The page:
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Global Hawk to participate in NASA hurricane study

25th October 2011 - 17:27 GMT | by The Shephard News Team



Northrop Grumman has announced that the Global Hawk High Altitude Long Endurance (HALE) UAV will participate in the NASA Hurricane and Severe Storm Sentinel (HS3) study, carrying specialist environmental data-collecting payloads. The study, which looks at the processes that underlie hurricane formation and intensity change in the Atlantic Ocean, will take place over a multi-year period from the NASA Dryden Flight Research Center, Edwards Air Force Base, California.

Two flight tests have already been conducted by one of the NASA Global Hawks. The first took place on 8-9 September, a 24 hour flight over the Pacific Ocean and the second on 13-14 September, a 19.5 hour flight over the Gulf of Mexico. Data was collected from three scientific instruments aboard the Global Hawk: National Oceanic and Atmospheric Administration's (NOAA) Airborne Vertical Atmospheric Profiling System (dropsonde), the University of Wisconsin's Scanning High-Resolution Interferometer Sounder (S-HIS), and the High Altitude Monolithic Microwave Integrated Circuit Sounding Radiometer (HAMSR.)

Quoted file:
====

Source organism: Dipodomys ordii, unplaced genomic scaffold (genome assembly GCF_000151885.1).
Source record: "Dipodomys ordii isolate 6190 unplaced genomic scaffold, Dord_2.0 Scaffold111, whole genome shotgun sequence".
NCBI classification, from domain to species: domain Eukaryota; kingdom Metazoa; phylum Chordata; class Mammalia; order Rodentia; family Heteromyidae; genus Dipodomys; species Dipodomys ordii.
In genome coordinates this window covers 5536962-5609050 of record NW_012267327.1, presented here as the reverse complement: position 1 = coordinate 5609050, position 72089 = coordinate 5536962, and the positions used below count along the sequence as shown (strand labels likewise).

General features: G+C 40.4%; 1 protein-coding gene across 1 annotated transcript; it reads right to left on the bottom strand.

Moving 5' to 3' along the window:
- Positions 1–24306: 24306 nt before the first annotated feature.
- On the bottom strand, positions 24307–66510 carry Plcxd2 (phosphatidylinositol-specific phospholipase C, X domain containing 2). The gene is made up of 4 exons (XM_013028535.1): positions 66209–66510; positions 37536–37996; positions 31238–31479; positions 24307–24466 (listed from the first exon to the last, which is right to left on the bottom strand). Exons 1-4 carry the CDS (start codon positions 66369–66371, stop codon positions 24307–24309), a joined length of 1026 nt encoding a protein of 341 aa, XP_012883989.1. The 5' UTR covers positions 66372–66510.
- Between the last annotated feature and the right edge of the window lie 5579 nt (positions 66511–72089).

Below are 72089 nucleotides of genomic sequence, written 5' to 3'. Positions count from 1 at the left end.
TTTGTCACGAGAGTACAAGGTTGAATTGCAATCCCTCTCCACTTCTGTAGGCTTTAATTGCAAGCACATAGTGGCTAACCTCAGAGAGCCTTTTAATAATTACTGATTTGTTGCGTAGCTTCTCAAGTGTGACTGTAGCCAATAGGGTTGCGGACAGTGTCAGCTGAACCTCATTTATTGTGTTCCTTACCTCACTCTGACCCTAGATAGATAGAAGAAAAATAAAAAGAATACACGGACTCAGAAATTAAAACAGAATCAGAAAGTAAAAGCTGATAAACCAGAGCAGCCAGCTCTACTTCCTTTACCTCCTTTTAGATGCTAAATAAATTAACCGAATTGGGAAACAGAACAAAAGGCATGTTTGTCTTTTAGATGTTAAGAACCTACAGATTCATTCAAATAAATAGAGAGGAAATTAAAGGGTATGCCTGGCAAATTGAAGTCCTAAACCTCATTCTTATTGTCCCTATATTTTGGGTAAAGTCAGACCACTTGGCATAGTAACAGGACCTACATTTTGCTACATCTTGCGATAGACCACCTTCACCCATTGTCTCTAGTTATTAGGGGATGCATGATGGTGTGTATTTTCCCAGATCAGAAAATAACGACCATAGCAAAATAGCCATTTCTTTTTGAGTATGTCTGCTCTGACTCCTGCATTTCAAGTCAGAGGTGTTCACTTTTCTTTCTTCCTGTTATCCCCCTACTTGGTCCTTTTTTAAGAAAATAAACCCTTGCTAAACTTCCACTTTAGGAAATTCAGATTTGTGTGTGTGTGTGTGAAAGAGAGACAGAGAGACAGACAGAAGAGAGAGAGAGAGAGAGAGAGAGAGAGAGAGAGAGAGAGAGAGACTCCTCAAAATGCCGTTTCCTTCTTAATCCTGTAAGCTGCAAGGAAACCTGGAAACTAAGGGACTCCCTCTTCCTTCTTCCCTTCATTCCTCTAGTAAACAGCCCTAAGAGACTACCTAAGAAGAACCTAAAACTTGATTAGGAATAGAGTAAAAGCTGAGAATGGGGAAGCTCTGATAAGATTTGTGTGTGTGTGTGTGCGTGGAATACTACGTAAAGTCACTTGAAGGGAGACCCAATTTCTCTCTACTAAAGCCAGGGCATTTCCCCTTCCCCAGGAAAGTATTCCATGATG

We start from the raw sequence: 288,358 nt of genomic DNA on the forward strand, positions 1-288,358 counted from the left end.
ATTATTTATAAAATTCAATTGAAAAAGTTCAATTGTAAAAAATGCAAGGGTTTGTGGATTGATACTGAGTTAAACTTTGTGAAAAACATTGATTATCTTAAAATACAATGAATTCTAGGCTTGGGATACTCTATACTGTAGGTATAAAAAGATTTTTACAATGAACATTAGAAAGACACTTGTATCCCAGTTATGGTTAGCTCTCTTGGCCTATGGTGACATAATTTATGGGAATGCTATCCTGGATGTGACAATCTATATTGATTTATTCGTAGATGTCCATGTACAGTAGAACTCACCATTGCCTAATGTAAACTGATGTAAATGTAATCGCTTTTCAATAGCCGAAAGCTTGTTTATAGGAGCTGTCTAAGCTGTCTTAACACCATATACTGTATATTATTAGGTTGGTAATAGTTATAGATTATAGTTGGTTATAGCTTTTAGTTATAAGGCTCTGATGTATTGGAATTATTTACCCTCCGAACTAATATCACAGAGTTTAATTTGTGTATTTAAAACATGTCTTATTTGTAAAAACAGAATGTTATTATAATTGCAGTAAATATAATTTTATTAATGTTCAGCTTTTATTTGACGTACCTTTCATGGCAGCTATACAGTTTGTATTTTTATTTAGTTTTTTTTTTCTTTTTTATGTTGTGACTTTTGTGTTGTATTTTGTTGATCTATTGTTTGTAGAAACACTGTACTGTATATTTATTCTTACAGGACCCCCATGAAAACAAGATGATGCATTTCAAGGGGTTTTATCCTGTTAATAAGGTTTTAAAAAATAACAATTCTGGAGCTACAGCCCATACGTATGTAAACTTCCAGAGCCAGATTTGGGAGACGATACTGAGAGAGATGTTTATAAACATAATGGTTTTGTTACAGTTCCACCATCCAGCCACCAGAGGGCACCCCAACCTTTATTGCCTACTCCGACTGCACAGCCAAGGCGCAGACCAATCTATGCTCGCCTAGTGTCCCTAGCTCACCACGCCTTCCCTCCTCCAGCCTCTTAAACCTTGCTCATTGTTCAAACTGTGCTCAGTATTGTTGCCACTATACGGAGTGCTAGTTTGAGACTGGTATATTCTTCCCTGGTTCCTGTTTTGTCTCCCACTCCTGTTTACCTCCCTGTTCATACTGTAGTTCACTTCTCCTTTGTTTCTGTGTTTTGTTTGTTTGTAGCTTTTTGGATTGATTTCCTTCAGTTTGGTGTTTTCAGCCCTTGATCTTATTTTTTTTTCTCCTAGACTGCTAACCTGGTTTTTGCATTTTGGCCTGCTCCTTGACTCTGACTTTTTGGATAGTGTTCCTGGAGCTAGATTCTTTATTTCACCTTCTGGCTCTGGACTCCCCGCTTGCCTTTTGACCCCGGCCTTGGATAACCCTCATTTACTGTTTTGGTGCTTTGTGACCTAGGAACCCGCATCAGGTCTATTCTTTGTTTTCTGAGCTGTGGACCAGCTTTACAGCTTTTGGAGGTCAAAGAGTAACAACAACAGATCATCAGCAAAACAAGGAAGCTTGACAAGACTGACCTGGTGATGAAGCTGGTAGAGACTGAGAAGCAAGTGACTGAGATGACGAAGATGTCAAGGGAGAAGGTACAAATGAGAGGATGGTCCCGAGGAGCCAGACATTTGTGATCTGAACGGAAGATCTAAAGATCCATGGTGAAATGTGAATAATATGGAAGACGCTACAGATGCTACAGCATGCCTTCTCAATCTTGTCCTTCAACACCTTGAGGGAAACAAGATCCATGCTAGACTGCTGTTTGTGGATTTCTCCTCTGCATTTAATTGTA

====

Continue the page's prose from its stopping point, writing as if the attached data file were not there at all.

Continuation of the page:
NOAA's dropsonde dispenser will be carried in the tail of the Global Hawk. The dropsondes are released from the aircraft into the atmosphere to collect data as it falls to the ground or ocean. The S-HIS mounted in the Global Hawk's belly takes measurements of the atmosphere's temperature and water vapour profiles. HAMSR provides measurements that are used to determine the 3-D distribution of temperature, water vapour, and cloud-liquid water in the atmosphere.

The study follows the 2010 flight of a NASA Global Hawk over the Pacific Ocean as part of the Global Hawk Pacific campaign, operating over the Equator to the North Pole. Later that year, the aircraft was used in the Genesis and Rapid Intensification Processes, hurricane surveillance missions which provided extended coverage monitoring changes in hurricane intensity during five different storms  in the southern Caribbean and western Atlantic. In February-March 2011, NASA flew an atmospheric science payload suite on long duration Global Hawk flights over winter storms in the Pacific and Arctic under a project called Winter Storms and Pacific Atmospheric Rivers.

Principal investigator Scott Braun of NASA's Goddard Space Flight Center in Greenbelt, Md, said of the study: ‘The high-altitude and long-duration capabilities of NASA's Global Hawks allow HS3 to sample storms virtually anywhere in the Atlantic and for durations up to three times that of conventional aircraft. Being able to stay over a storm for 15 or more hours allows us to observe storms in ways that were simply not possible before.’



The Shephard News Team


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